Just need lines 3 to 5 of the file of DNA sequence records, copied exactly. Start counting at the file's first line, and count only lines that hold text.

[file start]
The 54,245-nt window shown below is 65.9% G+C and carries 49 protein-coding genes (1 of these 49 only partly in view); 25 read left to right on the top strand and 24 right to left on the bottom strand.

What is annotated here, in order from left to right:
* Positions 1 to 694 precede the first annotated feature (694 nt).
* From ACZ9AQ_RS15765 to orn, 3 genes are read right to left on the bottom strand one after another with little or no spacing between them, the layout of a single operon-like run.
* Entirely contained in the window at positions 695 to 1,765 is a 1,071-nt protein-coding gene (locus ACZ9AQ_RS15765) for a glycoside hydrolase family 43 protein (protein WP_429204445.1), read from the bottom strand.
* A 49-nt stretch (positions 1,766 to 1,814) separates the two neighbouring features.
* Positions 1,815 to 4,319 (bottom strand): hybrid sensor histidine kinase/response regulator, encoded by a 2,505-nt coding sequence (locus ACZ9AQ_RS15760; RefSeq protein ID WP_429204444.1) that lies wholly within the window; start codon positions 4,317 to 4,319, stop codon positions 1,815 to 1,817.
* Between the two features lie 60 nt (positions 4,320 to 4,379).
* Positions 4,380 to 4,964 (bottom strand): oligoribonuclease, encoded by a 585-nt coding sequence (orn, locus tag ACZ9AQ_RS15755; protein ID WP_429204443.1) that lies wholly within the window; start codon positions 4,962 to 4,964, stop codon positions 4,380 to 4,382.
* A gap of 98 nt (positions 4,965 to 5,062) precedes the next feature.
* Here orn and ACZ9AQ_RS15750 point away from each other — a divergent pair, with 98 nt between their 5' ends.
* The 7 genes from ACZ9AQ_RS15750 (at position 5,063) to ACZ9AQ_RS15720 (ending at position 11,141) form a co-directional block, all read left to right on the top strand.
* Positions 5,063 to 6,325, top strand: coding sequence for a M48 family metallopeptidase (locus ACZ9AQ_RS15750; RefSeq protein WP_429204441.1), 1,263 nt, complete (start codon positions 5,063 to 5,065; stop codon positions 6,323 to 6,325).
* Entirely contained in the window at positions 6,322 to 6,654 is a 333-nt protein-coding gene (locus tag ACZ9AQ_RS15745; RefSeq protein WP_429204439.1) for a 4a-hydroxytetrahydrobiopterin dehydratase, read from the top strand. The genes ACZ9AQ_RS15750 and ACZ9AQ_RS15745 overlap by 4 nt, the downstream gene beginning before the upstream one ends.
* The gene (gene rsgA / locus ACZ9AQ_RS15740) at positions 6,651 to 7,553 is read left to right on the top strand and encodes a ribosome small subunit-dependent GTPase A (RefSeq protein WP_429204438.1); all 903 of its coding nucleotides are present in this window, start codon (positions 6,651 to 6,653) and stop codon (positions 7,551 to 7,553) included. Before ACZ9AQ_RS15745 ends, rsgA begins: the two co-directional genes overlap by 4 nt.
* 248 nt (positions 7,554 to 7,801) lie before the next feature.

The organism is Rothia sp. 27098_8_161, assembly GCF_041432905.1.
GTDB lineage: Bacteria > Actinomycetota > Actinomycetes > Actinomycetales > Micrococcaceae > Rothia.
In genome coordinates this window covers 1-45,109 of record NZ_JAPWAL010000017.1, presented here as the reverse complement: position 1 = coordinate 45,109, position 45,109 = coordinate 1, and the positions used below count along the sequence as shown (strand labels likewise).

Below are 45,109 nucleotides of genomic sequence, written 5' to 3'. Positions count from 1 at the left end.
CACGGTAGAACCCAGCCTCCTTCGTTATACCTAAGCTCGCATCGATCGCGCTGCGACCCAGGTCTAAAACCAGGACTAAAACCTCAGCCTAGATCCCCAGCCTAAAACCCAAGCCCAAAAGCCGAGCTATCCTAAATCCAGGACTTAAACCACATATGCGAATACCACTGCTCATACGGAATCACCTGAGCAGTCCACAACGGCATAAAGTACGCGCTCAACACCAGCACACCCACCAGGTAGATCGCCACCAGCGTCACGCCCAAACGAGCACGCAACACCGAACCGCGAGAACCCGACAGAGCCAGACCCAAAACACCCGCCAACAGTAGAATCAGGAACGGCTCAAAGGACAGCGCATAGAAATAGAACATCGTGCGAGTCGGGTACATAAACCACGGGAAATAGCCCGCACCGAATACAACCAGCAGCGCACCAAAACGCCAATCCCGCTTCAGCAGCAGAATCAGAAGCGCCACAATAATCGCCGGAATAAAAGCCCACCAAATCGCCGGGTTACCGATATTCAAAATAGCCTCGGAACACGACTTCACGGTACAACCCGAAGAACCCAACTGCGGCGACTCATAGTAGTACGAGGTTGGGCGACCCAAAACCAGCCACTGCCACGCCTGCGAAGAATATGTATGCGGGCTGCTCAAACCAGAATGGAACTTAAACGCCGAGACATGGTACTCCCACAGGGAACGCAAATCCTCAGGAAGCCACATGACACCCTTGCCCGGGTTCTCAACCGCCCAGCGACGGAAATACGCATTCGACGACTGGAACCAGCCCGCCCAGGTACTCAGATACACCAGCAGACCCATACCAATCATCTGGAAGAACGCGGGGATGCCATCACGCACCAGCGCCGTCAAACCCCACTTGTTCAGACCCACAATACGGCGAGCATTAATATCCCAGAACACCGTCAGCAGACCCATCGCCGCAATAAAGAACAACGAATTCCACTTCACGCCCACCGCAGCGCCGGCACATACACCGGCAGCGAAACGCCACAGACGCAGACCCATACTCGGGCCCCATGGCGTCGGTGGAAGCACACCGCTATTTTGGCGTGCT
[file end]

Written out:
* Positions 1 to 694 precede the first annotated feature (694 nt).
* From ACZ9AQ_RS15765 to orn, 3 genes are read right to left on the bottom strand one after another with little or no spacing between them, the layout of a single operon-like run.
* Entirely contained in the window at positions 695 to 1,765 is a 1,071-nt protein-coding gene (locus ACZ9AQ_RS15765) for a glycoside hydrolase family 43 protein (protein WP_429204445.1), read from the bottom strand.